This is a good example of two interesting trends. One is the use of multiphysics in engineering analysis. The other is the trend toward smart sensors. As mentioned, thermal issues are a major cause of failure in LEDs and large scale integrated curcuits. This is something the EE did not have to spend a lot of time dealing with in the past. It is good to see Mentor Graphics addressing the issue and taking advantage of new sensor capabilities. It makes life easier for all of us.
That's a very surprising statistic, TJ. At the rate of 75 percent, I would think the city would reconsider either its supplier or the use of LEDs period. Given the difficulty of fixing and replacing traffic lights, I would imagine a more reliable source -- even if more expensive -- would pay for itself.
Interesting point about some LEDs being better than others in terms of quality. I suppose that's true with any component. Any rough guidelines engineers need to consider to help them spec the proper LED supplier?
The alterantives to consider for the heavy LED failure rate in the traffic light failure is that teh LEDs themselves may not have been quality LEDs from a reputable supplier. There are a considerable amount of low quality LEDs that do not perform as well as the more expensive offerings. Also, it may be the substrate that they are mounted on, the solder joint and several other failure modes. I worked in the automive industry on LED headlights and tail lights. I am sure you have noticed the dead LEDs in the tail lights of the truck ahead of you. The quality and durability of these LEDs and the assembly as a whole where not very good. They have improved and so will the LEDs and sub-assemblies in the street lights. Unfortunately early adopters are the guinea pigs for QC.
Call me obsessive, but I’ve always thought an LED should last longer than a human if treated correctly.A continuous light at 80K hours is around 9 years.If we kept the junction under 80C or some other less severe level, could we get a lifetime (>100 years) from them?Could they not be “the light that just does not burn out”?
Cost savings has driven the change to LED lighting; they use less electricity and while expensive on the initial purchase will last much, much longer than conventional lights.
I'm in North Charleston, SC commissioning several projects. North Charleston uses LED traffic signals. Almost every single red and green LED array in the city has at least five LEDs that don't function. In some cases, more than 75% of the LEDs do not turn on. While LEDs do eliminate the single-point failure of incandescent bulbs, 75% failure is unacceptable.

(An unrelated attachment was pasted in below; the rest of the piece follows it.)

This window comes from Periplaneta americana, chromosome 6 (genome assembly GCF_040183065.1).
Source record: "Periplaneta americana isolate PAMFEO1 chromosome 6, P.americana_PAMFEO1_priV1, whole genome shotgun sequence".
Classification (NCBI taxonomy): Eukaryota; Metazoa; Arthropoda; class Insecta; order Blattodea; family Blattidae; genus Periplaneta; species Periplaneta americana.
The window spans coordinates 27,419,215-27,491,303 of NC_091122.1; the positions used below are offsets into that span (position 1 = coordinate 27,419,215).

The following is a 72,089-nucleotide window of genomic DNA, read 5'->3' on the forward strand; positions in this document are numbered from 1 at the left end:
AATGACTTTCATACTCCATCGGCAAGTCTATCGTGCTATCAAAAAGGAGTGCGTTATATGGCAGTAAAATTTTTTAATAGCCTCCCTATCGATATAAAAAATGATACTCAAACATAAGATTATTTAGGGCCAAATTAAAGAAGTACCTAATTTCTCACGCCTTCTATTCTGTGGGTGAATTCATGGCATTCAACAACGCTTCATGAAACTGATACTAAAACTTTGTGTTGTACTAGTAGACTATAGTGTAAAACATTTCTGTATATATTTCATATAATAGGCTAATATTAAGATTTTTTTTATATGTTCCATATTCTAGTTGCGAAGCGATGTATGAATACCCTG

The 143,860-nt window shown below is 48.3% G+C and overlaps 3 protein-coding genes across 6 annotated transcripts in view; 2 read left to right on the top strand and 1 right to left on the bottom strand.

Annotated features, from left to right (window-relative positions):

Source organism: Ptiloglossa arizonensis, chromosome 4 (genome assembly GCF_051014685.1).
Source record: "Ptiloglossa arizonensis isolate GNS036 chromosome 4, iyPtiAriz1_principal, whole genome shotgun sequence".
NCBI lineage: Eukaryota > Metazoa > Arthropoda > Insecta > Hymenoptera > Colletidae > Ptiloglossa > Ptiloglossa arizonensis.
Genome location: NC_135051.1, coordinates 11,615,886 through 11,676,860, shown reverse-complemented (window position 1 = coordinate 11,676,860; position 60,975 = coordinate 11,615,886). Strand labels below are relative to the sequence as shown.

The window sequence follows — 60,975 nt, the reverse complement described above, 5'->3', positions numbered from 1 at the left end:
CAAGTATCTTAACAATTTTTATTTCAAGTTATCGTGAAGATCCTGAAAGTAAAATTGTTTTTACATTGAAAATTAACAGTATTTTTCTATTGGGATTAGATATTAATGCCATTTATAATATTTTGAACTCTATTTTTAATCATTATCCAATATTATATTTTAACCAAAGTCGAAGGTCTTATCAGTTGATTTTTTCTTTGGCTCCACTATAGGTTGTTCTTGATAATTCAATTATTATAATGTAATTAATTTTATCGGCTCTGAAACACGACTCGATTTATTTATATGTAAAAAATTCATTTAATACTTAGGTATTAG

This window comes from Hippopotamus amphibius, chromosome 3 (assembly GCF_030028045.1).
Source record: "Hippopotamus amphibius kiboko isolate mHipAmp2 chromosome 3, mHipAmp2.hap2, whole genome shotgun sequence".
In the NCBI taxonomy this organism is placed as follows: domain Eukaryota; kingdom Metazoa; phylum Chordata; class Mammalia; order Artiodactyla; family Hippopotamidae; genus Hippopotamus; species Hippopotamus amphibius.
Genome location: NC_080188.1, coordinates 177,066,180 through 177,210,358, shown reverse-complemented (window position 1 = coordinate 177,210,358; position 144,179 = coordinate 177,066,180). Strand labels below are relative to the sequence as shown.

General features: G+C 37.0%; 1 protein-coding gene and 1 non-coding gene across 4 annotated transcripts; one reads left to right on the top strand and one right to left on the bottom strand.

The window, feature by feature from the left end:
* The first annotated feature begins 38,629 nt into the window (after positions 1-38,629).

I don't know if it's thermal problems of the LEDs or their circuit boards, environmental aspects of high heat and humidity of this region, or something else. but driving around North Charleston makes me think LED lighting still has bugs to stomped out.
Fantastic synthesis of Theory and Experiment. This interplay between experimentalists and theorists is just what is needed to get an accurate snapshot of the actual system. The theoretical modeling provided by CFD brings us very close to visualizing the system under study, but only when actual measurements are used to carefully calibrate and verify the CFD models. Calculating overall system performance using component values measured in isolation runs counter to the systems reality that the integrated system is often greater than the sum of the parts. Especially when it comes to energy efficiency, I hope we continue to see more stories like this one.
In a bid to boost the viability of lithium-based electric car batteries, a team at Lawrence Berkeley National Laboratory has developed a chemistry that could possibly double an EV’s driving range while cutting its battery cost in half.
Using Siemens NX software, a team of engineering students from the University of Michigan built an electric vehicle and raced in the 2013 Bridgestone World Solar Challenge. One of those students blogged for Design News throughout the race.
Robots that walk have come a long way from simple barebones walking machines or pairs of legs without an upper body and head. Much of the research these days focuses on making more humanoid robots. But they are not all created equal.
For industrial control applications, or even a simple assembly line, that machine can go almost 24/7 without a break. But what happens when the task is a little more complex? That’s where the “smart” machine would come in. The smart machine is one that has some simple (or complex in some cases) processing capability to be able to adapt to changing conditions. Such machines are suited for a host of applications, including automotive, aerospace, defense, medical, computers and electronics, telecommunications, consumer goods, and so on. This discussion will examine what’s possible with smart machines, and what tradeoffs need to be made to implement such a solution.